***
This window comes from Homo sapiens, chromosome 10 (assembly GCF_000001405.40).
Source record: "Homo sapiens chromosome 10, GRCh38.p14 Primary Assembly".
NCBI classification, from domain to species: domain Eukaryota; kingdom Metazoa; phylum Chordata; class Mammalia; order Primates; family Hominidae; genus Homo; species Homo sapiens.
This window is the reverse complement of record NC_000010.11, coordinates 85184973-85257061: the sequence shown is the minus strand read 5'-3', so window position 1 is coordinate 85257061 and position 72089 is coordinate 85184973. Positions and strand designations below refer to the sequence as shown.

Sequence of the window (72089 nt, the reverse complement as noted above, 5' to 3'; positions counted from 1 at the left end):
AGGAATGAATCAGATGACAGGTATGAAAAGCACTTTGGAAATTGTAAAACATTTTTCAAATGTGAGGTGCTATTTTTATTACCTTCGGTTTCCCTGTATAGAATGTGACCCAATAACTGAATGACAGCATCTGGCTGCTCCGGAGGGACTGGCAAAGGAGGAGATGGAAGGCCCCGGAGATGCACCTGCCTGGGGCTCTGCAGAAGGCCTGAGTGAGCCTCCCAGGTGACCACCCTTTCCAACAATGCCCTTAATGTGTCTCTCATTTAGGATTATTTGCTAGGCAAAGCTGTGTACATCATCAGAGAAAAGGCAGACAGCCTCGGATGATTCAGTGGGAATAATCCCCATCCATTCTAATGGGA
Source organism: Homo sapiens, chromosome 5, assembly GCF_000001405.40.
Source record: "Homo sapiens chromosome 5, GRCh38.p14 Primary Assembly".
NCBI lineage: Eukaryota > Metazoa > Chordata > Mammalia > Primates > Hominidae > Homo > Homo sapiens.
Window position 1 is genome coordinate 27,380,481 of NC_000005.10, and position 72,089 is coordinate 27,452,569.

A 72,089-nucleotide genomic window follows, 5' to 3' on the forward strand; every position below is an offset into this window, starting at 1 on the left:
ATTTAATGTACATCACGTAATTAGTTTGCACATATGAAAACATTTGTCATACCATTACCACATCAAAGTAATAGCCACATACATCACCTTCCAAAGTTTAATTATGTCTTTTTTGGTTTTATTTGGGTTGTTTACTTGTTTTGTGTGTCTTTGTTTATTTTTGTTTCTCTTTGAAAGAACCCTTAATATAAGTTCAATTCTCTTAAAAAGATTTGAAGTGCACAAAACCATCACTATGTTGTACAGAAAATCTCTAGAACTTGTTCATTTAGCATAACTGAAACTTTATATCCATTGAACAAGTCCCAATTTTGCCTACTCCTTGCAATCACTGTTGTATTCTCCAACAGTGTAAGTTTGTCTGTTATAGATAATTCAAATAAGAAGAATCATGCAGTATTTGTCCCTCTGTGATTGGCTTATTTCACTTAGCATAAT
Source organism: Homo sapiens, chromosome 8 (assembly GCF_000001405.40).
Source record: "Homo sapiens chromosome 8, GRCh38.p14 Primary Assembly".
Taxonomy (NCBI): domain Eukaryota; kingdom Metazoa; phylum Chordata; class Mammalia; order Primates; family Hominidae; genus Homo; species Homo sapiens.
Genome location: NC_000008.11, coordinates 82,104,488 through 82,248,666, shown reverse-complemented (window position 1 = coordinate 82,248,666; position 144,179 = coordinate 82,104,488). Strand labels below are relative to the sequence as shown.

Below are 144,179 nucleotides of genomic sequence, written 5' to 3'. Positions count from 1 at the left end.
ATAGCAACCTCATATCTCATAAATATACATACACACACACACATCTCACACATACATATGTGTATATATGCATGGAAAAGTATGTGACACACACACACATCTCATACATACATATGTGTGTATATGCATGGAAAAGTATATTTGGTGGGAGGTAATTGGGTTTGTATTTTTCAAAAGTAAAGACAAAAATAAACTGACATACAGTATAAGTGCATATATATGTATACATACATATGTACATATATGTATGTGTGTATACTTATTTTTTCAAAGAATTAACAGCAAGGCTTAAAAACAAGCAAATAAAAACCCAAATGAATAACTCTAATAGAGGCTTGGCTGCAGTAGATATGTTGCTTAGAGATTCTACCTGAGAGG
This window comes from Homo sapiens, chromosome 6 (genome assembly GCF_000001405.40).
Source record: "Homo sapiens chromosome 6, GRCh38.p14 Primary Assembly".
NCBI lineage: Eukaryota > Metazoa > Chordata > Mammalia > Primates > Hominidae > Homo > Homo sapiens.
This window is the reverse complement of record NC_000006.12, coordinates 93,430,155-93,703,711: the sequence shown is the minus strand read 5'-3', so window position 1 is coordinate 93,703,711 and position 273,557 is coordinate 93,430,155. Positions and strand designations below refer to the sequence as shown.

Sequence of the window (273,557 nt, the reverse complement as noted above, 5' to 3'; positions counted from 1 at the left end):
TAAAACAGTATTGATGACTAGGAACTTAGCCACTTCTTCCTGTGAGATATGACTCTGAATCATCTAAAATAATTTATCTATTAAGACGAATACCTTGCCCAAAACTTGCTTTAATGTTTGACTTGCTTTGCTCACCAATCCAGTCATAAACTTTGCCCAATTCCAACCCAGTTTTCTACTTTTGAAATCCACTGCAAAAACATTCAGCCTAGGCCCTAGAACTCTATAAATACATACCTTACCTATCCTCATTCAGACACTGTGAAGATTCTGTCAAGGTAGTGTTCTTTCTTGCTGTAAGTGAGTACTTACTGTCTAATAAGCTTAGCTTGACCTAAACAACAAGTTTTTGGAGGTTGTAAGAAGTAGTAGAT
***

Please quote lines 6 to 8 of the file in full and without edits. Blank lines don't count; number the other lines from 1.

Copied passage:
AGGAATGAATCAGATGACAGGTATGAAAAGCACTTTGGAAATTGTAAAACATTTTTCAAATGTGAGGTGCTATTTTTATTACCTTCGGTTTCCCTGTATAGAATGTGACCCAATAACTGAATGACAGCATCTGGCTGCTCCGGAGGGACTGGCAAAGGAGGAGATGGAAGGCCCCGGAGATGCACCTGCCTGGGGCTCTGCAGAAGGCCTGAGTGAGCCTCCCAGGTGACCACCCTTTCCAACAATGCCCTTAATGTGTCTCTCATTTAGGATTATTTGCTAGGCAAAGCTGTGTACATCATCAGAGAAAAGGCAGACAGCCTCGGATGATTCAGTGGGAATAATCCCCATCCATTCTAATGGGA
Source organism: Homo sapiens, chromosome 5, assembly GCF_000001405.40.
Source record: "Homo sapiens chromosome 5, GRCh38.p14 Primary Assembly".